A Blog on Mythology and occasionally on Reality.

This is a Blog on Mythology, both Indian and World and especially the analysis of the myths.

In effect, the interpretation of the inherent Symbolism.


Thursday, July 18, 2013

Kharchi Puja

The week long Kharchi Puja commenced in Tripura this week from July 16th. This is the most important festival of the North-Eastern state and the entire state is in the mood of a carnival.

The festival is interesting, as it blends the tribal as well as the Brahminical aspects of religion very well. The festival is characterised by the worshipping of fourteen gods, more importantly, the heads of fourteen gods, by the royal priest called Chantai. There are different legends lending credence to the festival. Let us look at one of the most important of them.

According to history, the King of Tripura, Trilochan had two sons, Dripakti the elder and Dakshin the younger son. Dripakti was adopted by his maternal grandfather, the King of Cachhar, as he did not have any heir. Soon the King of Cachhar died and Dripakti became the King of Cachhar. On Dripakti’s adoption, Trilochan, declared his younger son, Dakshin as the heir apparent of Tripura. When Trilochan died, Dakshin took the throne. Dripakti on learning about his father’s death claimed to be the rightful heir to the throne as he was the eldest. When Dakshin resisted, a battle waged for seven days, where Dakshin was defeated and Dripakti became the King of Tripura. Dakshin escaped with the heads of fourteen soldiers and set up his kingdom in the area of central Cachhar. Since then the descendants of Dakshin worshipped the heads of the fourteen soldiers who were deified by then. It is said that after the death of Dripakti, his descendants too started worshipping the fourteen ‘deities’ and soon it became a practice.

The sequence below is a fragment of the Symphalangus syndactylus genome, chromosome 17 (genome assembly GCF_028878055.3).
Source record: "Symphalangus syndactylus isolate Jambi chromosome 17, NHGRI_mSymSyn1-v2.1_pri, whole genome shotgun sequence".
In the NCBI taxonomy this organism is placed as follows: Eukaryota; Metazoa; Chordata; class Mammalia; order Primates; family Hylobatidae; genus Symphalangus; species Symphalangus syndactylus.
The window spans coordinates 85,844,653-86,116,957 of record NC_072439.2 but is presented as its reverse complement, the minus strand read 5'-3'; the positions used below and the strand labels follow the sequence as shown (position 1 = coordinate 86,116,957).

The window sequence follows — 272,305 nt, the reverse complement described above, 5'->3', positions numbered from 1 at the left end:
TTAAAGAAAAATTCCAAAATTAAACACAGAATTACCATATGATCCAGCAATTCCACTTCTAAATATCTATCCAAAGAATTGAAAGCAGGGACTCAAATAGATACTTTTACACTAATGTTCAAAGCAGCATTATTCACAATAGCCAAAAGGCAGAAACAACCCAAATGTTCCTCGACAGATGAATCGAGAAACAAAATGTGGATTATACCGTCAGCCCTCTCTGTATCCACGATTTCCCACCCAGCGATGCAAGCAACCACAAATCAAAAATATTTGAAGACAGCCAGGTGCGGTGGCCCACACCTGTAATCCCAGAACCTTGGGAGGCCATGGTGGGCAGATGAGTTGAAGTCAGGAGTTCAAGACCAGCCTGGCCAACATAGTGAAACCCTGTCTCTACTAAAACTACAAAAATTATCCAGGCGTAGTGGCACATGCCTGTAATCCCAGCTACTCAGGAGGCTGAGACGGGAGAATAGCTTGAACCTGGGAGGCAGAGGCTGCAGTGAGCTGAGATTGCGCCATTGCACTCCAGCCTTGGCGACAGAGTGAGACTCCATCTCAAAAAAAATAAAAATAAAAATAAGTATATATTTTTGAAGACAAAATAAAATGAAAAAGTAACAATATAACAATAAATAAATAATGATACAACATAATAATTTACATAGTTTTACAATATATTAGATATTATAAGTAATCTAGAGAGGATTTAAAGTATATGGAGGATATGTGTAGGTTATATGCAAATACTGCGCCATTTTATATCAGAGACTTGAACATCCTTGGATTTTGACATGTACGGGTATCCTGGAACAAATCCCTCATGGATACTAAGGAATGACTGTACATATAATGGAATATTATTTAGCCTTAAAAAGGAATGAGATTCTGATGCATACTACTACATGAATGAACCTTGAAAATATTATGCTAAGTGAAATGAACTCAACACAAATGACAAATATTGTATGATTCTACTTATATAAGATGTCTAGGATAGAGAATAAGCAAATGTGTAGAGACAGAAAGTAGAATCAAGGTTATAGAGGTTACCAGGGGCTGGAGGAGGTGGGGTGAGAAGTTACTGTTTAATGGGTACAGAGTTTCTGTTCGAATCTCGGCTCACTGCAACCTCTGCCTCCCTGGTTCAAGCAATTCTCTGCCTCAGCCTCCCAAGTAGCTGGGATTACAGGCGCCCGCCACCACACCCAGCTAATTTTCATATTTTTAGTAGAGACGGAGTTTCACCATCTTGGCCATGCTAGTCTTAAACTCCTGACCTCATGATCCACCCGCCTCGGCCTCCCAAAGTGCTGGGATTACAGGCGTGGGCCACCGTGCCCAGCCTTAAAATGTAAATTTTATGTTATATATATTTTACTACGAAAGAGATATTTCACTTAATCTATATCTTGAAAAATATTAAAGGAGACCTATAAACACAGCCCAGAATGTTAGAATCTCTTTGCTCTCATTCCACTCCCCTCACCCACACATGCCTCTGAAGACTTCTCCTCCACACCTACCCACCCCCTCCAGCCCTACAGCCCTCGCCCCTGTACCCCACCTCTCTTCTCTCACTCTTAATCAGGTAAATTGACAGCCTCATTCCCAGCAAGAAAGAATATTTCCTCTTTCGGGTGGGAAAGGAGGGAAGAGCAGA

The tribal language of Kak-barok had tribal names for the fourteen deities. They were Katar, Katar-ma, Burachha, Mailoma, Khuloma, Subrai Raja, Lampra, Toi Bubagra, Sangrama, Harung Bubagra, Nangkhtai Bubagra, Bachhua Bubagra, Thunirok and Banirok. But with the influence of the Brahminical religion, the names soon changed into the gods from Hindu pantheon. Today the fourteen deities are called Prithvi (Earth), Uma (Parvati), Har (Siva), Hari (Vishnu), Kumar (Kartikeya), Ma (Lakshmi), Bani (Saraswati), Ganesh, Brahma (Creator), Kamdev (God of Love), Samudra (Ocean God), Ganga, Agni (Fire), and Himalaya (God of Mountains).

Another version says that the festival is celebrated as
a worship of Goddess Earth. Kharchi or ‘khya’ means the earth and worshipping the earth which provides sustenance to all aspects of life. Interestingly, the Kharchi Pua takes place fifteen days after Ambu bachi. Ambu bachi is the menstruation of the Earth and as thought by the ancient people, menstruation was an ‘unclean’ aspect of a woman. In the ancient times, during Ambu bachi no ploughing or digging activity was taken place. The soil was considered ‘unclean’ and women were prohibited from conducting any auspicious function during Ambu bachi. Even a priest whose wife was in menstruation at that time was prohibited from conducting any ceremony. Kharchi Puja is also considered to be the ritual cleansing of the Mother Earth of its post-menstruation mess! Many even compare this cleansing to the ‘shraadh’ ceremony (after death) from when everything becomes normal! Ambu-bachi is very important in Assam for a similar reason, which we will take up on some different day.

The rituals are marked with the bathing of the fourteen heads of the deities. Sacrifices of goats and pigeons form an integral part of the rituals. The worshipping of the heads, a tribal influence, remains.

The most important aspect of the festivities is the coming together of both the tribal’s as well as the non-tribal’s in the festivities. A festival which has its origin in history gets integrated with both tribal and Hindu mythology which hasn’t lost its significance even today, is an interesting subject for mythologists. Earlier, we have seen instances of popular myths getting ‘tribalised’, but here is an example of the tribal myth getting ‘Hinduised’ (apologies for the English bloomers!). The same integrates very well with the cult of Mother Goddess, which is a significant aspect of worship in the Eastern parts of India.

An excellent example of integration of myths!

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